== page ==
Mixing Up Teams

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Mixing Up Teams

Post by iarehavethestupid »

So, my school is hosting a "fun" tournament(No online standings, no awards, etc, just something to transition teams into the season), and being a fun tournament, we have two options. We can play A,B,C etc teams in terms of strength, or we can mix it up, with one seasoned player per team to serve as a leader for the new players. I am inclined to say make teams by strength, since a seasoned player on a team might ended up with a monstrous PPG depending on the pool and discourage newer players. At the same time though, when we did this last year, it was a bit of a mess, with the experienced players having to deal with us little 7th graders(Although playing on the D team was fun). Other schools will most likely order by strength, so I don't want one team to get smashed if go random.

Edit: We have resolved this issue, so this thread is kinda pointless now.
Last edited by iarehavethestupid on Fri Oct 26, 2018 1:15 pm, edited 1 time in total.
Ethan Xu
Liberty Middle School 2017-2019
James Clemens High School 2020-2023
2019 ASCA MS State Champion
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Re: Mixing Up Teams

Post by Jangar »

There are definitely benefits and hindrances to both formats, but I'd say keeping teams together is better for the team as a whole.

Primarily, since this is near the beginning of the season, keeping teams together similarly to how they will be at actual tournaments will help with team cohesion. A team players who are rusty in terms of playing together could probably use the experience as a warm up, but more importantly it's a good opportunity for younger players to have a preview of what their teams will be like in the upcoming year. If they were to be placed on a team with a much more experienced player for the first tournament of the year, they may come to expect to perform that well in later tournaments, even without the more experienced player on their team. Then, they may become frustrated or disappointed when they realize that they can't do nearly as well with their own properly-apportioned team, which may even cause tensions between team members.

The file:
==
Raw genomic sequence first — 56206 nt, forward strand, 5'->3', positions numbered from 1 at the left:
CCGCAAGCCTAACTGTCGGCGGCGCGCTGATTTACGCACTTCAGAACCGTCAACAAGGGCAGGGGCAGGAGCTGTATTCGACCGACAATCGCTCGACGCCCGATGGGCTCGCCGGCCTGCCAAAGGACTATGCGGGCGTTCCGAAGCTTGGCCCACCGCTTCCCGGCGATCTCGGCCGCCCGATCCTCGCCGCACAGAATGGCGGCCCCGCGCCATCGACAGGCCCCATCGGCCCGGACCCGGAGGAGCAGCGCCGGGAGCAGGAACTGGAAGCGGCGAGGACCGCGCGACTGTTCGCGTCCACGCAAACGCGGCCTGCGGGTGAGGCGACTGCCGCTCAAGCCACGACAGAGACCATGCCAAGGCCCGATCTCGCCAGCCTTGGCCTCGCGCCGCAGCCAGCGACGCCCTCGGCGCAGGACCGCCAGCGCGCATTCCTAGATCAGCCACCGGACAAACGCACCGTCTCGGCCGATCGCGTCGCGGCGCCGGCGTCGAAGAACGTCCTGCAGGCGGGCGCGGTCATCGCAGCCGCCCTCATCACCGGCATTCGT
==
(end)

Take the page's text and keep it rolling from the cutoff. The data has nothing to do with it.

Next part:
Also, if the more experienced player is dominating the PPG for the team in a given game, the younger players may inadvertently zone out, believing that the more experienced player will get any of the questions which they might have had a chance of getting. While this may be true, by not paying attention to questions, the younger students are missing out on very valuable tournament play experience that could help them grow.
Angus Maske
Paul Laurence Dunbar HS '19
Stanford '23
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Re: Mixing Up Teams

Post by bkmcavoybickford »

The middle school I did quiz bowl at (Smith, in NC) played with unstacked teams for at least 1 tournament of the year, and sometimes more. I thought it worked alright, but then I don't really have a lot to compare it with. Another way the coach at Smith divided teams in tournaments was to make an A team, but not bother to stack teams B-D. I think we did this at Regionals, but it might have been a pre-regionals Jamboree. That let the A team play together, but avoided having to try and rank teams B-D.
Benjamin McAvoy-Bickford. Smith 15-18. East Chapel Hill 18-?
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